An anti-HS2 activist who spent nearly a month underground in a community of tunnels has denied aggravated trespass.
Larch Maxey, 48, was faraway from Euston Square Gardens in London by bailiffs on Monday after coming into the tunnels as a part of protests towards the constructing of the high-speed railway line.
The geography lecturer appeared at Highbury Corner Magistrates’ Court on Tuesday charged with prison injury and two counts of obstructing or disrupting a person engaged in lawful exercise.
Maxey, of Denham Country Park, in Denham, Buckinghamshire, denied all three costs.
The activist, from the group HS2 Rebellion, is accused of trespassing and disrupting HS2 development work at Euston Square Gardens by refusing to depart a tunnel below the positioning between 27 January and 22 February.
He can also be alleged to have broken a cell phone belonging to Vision Limited on the web site between 17 and 19 February.
Maxey is additional accused of trespassing on a separate HS2 web site in Hampstead Road and disrupting work by climbing a tree and refusing to come back down between 6 and 11 October final 12 months.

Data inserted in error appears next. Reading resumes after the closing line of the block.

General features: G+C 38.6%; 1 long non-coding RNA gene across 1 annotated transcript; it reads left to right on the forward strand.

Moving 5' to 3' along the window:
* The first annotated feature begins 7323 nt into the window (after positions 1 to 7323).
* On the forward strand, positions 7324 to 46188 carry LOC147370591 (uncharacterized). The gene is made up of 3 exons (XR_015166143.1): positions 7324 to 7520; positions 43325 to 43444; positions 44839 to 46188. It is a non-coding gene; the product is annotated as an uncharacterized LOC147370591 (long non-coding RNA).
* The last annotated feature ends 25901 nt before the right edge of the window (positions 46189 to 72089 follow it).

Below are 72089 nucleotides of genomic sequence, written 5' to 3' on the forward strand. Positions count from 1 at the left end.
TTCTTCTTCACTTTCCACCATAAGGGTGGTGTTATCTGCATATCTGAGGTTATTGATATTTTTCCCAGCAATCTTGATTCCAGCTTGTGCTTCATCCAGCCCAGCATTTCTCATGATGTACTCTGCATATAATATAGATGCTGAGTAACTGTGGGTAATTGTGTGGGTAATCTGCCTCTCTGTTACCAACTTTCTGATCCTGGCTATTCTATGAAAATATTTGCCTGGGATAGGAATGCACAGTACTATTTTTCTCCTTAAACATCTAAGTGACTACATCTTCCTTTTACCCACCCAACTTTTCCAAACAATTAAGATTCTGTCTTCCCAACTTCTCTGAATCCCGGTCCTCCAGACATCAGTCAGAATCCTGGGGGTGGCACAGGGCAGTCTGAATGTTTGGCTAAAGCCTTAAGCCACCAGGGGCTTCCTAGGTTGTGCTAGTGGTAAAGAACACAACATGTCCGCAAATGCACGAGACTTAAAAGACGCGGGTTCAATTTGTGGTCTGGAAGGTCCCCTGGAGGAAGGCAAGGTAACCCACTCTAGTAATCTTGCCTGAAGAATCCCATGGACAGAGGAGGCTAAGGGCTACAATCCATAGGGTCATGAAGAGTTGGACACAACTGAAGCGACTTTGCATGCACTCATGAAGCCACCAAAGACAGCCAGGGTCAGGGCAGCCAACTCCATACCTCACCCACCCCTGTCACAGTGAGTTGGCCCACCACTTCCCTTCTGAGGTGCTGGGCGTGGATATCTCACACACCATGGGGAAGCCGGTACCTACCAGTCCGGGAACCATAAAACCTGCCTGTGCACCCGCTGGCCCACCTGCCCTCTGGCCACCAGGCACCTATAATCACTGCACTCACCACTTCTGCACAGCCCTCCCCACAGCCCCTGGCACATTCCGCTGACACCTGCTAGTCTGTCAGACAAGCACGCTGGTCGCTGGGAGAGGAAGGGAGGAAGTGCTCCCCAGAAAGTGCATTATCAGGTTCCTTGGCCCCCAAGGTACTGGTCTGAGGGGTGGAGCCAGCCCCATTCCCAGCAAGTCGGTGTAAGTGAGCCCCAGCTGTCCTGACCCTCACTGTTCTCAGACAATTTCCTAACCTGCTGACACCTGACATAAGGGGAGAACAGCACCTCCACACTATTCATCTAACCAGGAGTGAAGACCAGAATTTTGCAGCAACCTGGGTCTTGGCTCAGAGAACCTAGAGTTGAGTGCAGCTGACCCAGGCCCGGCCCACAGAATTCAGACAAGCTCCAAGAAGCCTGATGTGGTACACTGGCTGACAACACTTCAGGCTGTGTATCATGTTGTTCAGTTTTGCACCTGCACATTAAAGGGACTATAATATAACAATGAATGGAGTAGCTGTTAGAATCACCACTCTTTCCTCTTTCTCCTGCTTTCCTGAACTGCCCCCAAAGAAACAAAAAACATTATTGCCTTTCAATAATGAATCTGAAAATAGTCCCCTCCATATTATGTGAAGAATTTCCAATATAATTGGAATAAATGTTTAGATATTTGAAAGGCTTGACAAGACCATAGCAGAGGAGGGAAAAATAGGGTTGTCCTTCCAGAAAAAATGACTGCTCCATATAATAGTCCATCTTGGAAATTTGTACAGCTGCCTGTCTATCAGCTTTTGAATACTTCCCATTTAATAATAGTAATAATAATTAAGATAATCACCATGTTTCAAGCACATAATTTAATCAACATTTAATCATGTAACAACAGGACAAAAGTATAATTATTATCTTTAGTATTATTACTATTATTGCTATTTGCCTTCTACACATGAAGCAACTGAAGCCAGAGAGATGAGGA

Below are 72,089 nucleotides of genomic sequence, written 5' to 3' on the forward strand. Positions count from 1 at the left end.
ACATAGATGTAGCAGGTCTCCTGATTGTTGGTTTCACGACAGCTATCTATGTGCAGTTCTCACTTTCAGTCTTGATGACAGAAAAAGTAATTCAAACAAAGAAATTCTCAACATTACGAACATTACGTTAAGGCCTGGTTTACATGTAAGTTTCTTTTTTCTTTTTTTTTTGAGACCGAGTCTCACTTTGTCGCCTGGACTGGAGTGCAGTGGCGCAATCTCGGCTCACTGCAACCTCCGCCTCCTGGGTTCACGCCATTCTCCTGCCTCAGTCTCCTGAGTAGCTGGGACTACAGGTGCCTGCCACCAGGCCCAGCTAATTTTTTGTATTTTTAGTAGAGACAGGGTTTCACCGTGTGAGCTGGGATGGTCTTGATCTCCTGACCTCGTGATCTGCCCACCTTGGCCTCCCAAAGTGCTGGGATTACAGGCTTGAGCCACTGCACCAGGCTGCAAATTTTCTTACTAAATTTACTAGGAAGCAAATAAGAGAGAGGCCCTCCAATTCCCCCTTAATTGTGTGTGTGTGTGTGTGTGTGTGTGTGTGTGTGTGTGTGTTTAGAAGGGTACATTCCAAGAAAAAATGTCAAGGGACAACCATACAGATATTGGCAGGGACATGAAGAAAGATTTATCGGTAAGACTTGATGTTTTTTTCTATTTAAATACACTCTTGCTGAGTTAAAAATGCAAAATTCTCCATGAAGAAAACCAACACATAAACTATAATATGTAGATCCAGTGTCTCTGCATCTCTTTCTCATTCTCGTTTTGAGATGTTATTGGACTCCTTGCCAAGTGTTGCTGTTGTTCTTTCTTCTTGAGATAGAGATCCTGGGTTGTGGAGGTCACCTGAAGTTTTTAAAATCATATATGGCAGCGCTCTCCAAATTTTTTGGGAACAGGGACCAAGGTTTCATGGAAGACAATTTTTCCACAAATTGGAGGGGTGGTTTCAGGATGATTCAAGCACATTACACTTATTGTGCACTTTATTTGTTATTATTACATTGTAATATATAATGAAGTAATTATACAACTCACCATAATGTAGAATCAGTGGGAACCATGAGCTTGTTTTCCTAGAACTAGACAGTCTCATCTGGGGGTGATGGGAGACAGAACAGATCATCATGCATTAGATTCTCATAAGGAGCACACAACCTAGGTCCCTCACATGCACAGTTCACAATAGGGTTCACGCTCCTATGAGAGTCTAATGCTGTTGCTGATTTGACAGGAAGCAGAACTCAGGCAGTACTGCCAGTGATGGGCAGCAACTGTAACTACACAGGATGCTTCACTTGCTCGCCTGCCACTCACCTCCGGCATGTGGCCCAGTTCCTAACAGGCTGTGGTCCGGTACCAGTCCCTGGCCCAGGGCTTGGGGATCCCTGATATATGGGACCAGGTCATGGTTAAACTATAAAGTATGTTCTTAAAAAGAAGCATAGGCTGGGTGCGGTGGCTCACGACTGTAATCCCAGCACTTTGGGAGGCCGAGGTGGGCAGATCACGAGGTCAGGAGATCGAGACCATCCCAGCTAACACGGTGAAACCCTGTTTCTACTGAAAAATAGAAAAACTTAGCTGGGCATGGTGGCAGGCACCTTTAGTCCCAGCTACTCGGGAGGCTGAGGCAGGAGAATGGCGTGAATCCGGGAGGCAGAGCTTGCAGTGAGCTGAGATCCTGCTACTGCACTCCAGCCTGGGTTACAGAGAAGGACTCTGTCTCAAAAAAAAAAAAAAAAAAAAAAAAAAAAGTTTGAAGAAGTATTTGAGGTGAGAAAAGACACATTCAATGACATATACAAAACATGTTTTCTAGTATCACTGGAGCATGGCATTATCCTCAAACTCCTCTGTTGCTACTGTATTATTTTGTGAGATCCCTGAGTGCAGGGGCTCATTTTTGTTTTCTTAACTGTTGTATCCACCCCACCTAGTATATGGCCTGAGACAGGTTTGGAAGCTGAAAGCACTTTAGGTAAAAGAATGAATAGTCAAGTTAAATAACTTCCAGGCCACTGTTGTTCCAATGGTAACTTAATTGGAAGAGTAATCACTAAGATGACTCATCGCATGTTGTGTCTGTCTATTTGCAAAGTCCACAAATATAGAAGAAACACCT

Maxey was granted bail on the situation he doesn’t enter any HS2 development web site and doesn’t intrude with the workings of any HS2 development web site.
He was additionally given a curfew to stay at an handle in south London between 11pm and 7am.
A crowd of supporters standing exterior the court docket constructing cheered as he exited shortly after his listening to. He is subsequent resulting from seem at Highbury Corner Magistrates’ Court on 14 July for trial.
The community of tunnels close to the London station was created in secret by protesters who object to the redevelopment of Euston Square Gardens as a part of the high-speed railway line.
They have been found on 26 January.
Maxey turned the fifth campaigner to depart the tunnels, after a 16-year-old boy left final Wednesday after 22 days underground.
There are believed to be simply two remaining protesters in the tunnel – veteran environmental campaigner Dan Hooper, referred to as Swampy, and 18-year-old Blue Sandford, daughter of Scottish landowner Roc Sandford.
HS2 will join London with the West Midlands, Leeds and Manchester, and is the most important infrastructure mission in Europe.
The purpose is to run 18 trains an hour in every course to and from London – at speeds of as much as 224mph – in comparison with between two and 6 an hour on Europe’s high-speed railways.